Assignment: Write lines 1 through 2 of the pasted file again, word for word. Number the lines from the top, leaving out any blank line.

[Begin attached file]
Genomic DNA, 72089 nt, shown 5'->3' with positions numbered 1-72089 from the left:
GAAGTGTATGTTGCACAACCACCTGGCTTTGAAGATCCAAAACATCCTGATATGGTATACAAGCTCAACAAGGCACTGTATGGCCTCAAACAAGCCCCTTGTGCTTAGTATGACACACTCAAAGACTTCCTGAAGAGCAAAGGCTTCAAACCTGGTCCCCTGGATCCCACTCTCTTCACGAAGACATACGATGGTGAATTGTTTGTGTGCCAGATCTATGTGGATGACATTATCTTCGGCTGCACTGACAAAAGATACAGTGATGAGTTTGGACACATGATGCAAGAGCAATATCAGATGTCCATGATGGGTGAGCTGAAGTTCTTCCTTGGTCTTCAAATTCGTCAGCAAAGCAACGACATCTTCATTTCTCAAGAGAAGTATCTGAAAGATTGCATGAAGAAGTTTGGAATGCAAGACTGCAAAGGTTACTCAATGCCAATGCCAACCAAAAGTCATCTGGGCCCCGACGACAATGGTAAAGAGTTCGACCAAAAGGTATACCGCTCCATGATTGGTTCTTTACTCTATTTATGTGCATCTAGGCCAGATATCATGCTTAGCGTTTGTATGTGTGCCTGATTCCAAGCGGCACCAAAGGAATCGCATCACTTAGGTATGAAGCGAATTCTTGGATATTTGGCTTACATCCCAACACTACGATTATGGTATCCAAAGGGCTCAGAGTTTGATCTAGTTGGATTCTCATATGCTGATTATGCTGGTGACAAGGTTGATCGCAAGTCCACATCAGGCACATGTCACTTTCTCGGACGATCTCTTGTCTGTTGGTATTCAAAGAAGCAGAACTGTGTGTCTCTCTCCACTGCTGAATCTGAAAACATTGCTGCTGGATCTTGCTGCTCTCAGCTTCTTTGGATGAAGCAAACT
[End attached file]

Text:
Genomic DNA, 72089 nt, shown 5'->3' with positions numbered 1-72089 from the left:
GAAGTGTATGTTGCACAACCACCTGGCTTTGAAGATCCAAAACATCCTGATATGGTATACAAGCTCAACAAGGCACTGTATGGCCTCAAACAAGCCCCTTGTGCTTAGTATGACACACTCAAAGACTTCCTGAAGAGCAAAGGCTTCAAACCTGGTCCCCTGGATCCCACTCTCTTCACGAAGACATACGATGGTGAATTGTTTGTGTGCCAGATCTATGTGGATGACATTATCTTCGGCTGCACTGACAAAAGATACAGTGATGAGTTTGGACACATGATGCAAGAGCAATATCAGATGTCCATGATGGGTGAGCTGAAGTTCTTCCTTGGTCTTCAAATTCGTCAGCAAAGCAACGACATCTTCATTTCTCAAGAGAAGTATCTGAAAGATTGCATGAAGAAGTTTGGAATGCAAGACTGCAAAGGTTACTCAATGCCAATGCCAACCAAAAGTCATCTGGGCCCCGACGACAATGGTAAAGAGTTCGACCAAAAGGTATACCGCTCCATGATTGGTTCTTTACTCTATTTATGTGCATCTAGGCCAGATATCATGCTTAGCGTTTGTATGTGTGCCTGATTCCAAGCGGCACCAAAGGAATCGCATCACTTAGGTATGAAGCGAATTCTTGGATATTTGGCTTACATCCCAACACTACGATTATGGTATCCAAAGGGCTCAGAGTTTGATCTAGTTGGATTCTCATATGCTGATTATGCTGGTGACAAGGTTGATCGCAAGTCCACATCAGGCACATGTCACTTTCTCGGACGATCTCTTGTCTGTTGGTATTCAAAGAAGCAGAACTGTGTGTCTCTCTCCACTGCTGAATCTGAAAACATTGCTGCTGGATCTTGCTGCTCTCAGCTTCTTTGGATGAAGCAAACT